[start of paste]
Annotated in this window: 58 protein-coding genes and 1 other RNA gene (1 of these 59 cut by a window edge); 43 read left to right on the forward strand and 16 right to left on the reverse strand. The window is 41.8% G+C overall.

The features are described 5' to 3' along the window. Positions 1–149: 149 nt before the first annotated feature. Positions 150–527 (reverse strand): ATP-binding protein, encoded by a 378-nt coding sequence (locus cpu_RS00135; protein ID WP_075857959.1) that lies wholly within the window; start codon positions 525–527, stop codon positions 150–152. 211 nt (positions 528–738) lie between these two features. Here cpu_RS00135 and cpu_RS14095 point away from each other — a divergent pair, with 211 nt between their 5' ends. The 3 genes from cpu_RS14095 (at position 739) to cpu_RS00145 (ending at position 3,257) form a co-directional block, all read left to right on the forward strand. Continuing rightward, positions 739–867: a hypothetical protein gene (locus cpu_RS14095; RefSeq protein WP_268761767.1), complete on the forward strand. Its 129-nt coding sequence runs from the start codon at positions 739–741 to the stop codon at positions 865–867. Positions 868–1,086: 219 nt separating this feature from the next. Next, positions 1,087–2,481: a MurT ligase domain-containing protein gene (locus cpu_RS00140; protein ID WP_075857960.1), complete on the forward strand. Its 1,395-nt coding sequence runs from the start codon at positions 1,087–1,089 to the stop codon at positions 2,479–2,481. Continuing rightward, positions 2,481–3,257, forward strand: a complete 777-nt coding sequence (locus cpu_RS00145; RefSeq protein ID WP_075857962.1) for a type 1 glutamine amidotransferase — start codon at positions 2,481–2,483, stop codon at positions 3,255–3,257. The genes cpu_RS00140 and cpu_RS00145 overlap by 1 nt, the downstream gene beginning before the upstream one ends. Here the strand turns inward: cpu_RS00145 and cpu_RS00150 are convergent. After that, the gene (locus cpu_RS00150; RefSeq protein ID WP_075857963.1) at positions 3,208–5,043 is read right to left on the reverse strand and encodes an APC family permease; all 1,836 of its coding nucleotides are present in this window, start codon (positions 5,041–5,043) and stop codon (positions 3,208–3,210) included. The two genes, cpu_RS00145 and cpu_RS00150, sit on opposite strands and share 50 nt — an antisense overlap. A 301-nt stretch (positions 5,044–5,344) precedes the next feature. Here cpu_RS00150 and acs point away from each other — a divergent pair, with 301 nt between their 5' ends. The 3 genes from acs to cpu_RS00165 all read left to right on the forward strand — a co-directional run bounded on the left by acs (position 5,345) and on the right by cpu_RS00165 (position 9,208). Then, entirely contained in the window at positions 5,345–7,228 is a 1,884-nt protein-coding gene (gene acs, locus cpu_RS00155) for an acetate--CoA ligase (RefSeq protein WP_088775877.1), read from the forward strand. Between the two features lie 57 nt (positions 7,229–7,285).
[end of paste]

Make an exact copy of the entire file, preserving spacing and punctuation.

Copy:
Annotated in this window: 58 protein-coding genes and 1 other RNA gene (1 of these 59 cut by a window edge); 43 read left to right on the forward strand and 16 right to left on the reverse strand. The window is 41.8% G+C overall.

The features are described 5' to 3' along the window. Positions 1–149: 149 nt before the first annotated feature. Positions 150–527 (reverse strand): ATP-binding protein, encoded by a 378-nt coding sequence (locus cpu_RS00135; protein ID WP_075857959.1) that lies wholly within the window; start codon positions 525–527, stop codon positions 150–152. 211 nt (positions 528–738) lie between these two features. Here cpu_RS00135 and cpu_RS14095 point away from each other — a divergent pair, with 211 nt between their 5' ends. The 3 genes from cpu_RS14095 (at position 739) to cpu_RS00145 (ending at position 3,257) form a co-directional block, all read left to right on the forward strand. Continuing rightward, positions 739–867: a hypothetical protein gene (locus cpu_RS14095; RefSeq protein WP_268761767.1), complete on the forward strand. Its 129-nt coding sequence runs from the start codon at positions 739–741 to the stop codon at positions 865–867. Positions 868–1,086: 219 nt separating this feature from the next. Next, positions 1,087–2,481: a MurT ligase domain-containing protein gene (locus cpu_RS00140; protein ID WP_075857960.1), complete on the forward strand. Its 1,395-nt coding sequence runs from the start codon at positions 1,087–1,089 to the stop codon at positions 2,479–2,481. Continuing rightward, positions 2,481–3,257, forward strand: a complete 777-nt coding sequence (locus cpu_RS00145; RefSeq protein ID WP_075857962.1) for a type 1 glutamine amidotransferase — start codon at positions 2,481–2,483, stop codon at positions 3,255–3,257. The genes cpu_RS00140 and cpu_RS00145 overlap by 1 nt, the downstream gene beginning before the upstream one ends. Here the strand turns inward: cpu_RS00145 and cpu_RS00150 are convergent. After that, the gene (locus cpu_RS00150; RefSeq protein ID WP_075857963.1) at positions 3,208–5,043 is read right to left on the reverse strand and encodes an APC family permease; all 1,836 of its coding nucleotides are present in this window, start codon (positions 5,041–5,043) and stop codon (positions 3,208–3,210) included. The two genes, cpu_RS00145 and cpu_RS00150, sit on opposite strands and share 50 nt — an antisense overlap. A 301-nt stretch (positions 5,044–5,344) precedes the next feature. Here cpu_RS00150 and acs point away from each other — a divergent pair, with 301 nt between their 5' ends. The 3 genes from acs to cpu_RS00165 all read left to right on the forward strand — a co-directional run bounded on the left by acs (position 5,345) and on the right by cpu_RS00165 (position 9,208). Then, entirely contained in the window at positions 5,345–7,228 is a 1,884-nt protein-coding gene (gene acs, locus cpu_RS00155) for an acetate--CoA ligase (RefSeq protein WP_088775877.1), read from the forward strand. Between the two features lie 57 nt (positions 7,229–7,285).